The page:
By Dushyant Viswanathan, MD

Chronic neuropathic pain causes a lot of people a lot of misery and suffering. It is one of the reasons why there is a chronic opioid epidemic; patients have untreated pain and are in agony, and opiate medication prescriptions are easy to write and hand over to a patient.

I would like to take a moment to describe how I treat chronic neuropathic pain. To begin, it is important to understand some nuances with regards to the physiology of neuropathic pain:

Pain is a neurologic phenomenon. Neurologic phenomena occur in the brain, the spinal cord, and in the body at large (the neurologic term is “peripheral nerves” throughout the body). The nerve tissue in the brain and spinal cord that are responsible for carrying pain “information” can cause excess pain perception by any of the following features:

  • Amplification of pain signals from the peripheral nerves
  • Damage to axons (the nerve fibers) in the brain and spinal cord (diabetes and autoimmune conditions can do this)
  • Infection (herpes and Lyme do this) of the nerves themselves
  • Toxin disruption of the nerves themselves (mercury does this)
  • Endocannabinoid receptor degradation (leading to amplified pain perception) occurs in the spinal cord
  • Gut microbiome impairment directly leads to brain inflammation (Seen in autism, multiple sclerosis) perhaps via transmission of bacterial metabolites to the brain via lymphatic channels from the gut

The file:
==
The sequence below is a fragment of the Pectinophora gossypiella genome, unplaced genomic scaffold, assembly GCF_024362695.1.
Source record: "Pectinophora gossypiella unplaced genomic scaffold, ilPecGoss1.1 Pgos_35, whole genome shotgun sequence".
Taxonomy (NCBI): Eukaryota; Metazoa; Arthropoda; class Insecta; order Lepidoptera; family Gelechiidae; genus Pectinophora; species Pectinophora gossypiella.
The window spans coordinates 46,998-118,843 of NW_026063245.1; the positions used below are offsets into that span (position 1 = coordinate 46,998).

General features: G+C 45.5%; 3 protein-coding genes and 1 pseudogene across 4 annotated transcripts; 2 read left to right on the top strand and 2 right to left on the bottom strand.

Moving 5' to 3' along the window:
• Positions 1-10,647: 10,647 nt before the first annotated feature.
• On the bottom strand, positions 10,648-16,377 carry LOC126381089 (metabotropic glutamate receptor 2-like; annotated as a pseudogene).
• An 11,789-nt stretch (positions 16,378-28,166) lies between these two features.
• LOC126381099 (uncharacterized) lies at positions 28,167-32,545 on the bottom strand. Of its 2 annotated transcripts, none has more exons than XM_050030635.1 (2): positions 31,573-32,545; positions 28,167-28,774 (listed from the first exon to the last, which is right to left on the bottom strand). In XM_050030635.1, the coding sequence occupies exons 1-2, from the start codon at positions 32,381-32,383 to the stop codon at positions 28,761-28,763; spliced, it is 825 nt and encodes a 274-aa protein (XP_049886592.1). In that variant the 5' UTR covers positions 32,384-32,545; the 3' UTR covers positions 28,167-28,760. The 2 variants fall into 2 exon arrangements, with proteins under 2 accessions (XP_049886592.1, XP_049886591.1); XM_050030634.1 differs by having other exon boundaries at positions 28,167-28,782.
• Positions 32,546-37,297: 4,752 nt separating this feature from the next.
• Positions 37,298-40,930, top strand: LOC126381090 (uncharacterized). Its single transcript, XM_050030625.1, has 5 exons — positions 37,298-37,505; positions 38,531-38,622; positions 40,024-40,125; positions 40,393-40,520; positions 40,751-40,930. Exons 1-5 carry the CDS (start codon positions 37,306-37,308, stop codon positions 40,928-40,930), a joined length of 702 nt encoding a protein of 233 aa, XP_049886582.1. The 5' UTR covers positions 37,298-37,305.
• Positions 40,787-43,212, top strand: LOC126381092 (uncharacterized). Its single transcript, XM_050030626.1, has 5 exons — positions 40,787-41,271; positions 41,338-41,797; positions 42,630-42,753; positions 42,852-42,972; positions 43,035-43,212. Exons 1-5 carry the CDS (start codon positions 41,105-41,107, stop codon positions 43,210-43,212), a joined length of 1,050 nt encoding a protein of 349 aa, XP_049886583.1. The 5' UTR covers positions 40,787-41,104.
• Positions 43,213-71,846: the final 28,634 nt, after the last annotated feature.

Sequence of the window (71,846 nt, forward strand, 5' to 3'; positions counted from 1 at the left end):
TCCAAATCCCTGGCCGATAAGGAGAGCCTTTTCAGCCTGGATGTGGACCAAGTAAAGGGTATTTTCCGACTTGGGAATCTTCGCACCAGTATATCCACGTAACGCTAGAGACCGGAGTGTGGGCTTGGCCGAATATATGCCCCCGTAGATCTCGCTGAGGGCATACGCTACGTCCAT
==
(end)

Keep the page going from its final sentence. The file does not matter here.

• Gut inflammation causing decreased serotonin production can lead to neuropathic pain by causing less spinal cord modulation of pain signaling, leading to the net effect of amplified pain signaling
  • Chronic stress and depression can lead to pain by causing decreased endorphin (natural opiate) production in the brain, triggering brain inflammation and amplifying pain signals
  • Endocrine conditions can cause neuropathic pain by decreasing norepinephrine levels in the brain which leads to less inhibition/modulation of pain signals, leading to the net effect of amplified pain signaling

Each of these concerns can and should be directly addressed by medical treatments. What is overwhelmingly clear is that simply giving patients narcotic prescriptions to treat chronic pain is not only ineffective to treat chronic pain, but also very dangerous.

My approach is comprehensive. After consultation, physical examination, and diagnostic testing to determine the underlying causes of chronic pain, any of the following treatments are considered and can be customized to best help the patient:

  • Strategies to repair the gut microbiome
  • Strategies to increase opiate production in the brain
  • Strategies to increase endocannabinoid receptor activation in the spine
  • Strategies to increase serotonin levels
  • Strategies to resolve endocrine problems
  • Strategies to increase norepinephrine levels
  • Strategies to resolve nerve infection
  • Strategies to repair damaged nerves
  • Strategies to repair axons / myelin sheaths
  • Increasing modulation of pain signaling to decrease the amplification

The strategies themselves may involve pharmaceutical medications, amino acid formulas, hormone treatments, compounded treatments, anti-microbial treatments, microbiome repair treatments, and holistic treatments such as yoga, meditation, and acupuncture. Ultimately a customized approach is necessary for each person. We do not stop until our patients are pain-free!

It is important to stay up to date about the neurobiology of pain and about how to safely help people become pain-free. If you are interested in exploring how to become pain free, contact us today at 888 250 CCIM (2246)

Dushyant Viswanathan, MD, ABIM, ABOIM, AACE

Chief Medical Officer

The Columbia Center for Integrative Medicine

888 250 2246



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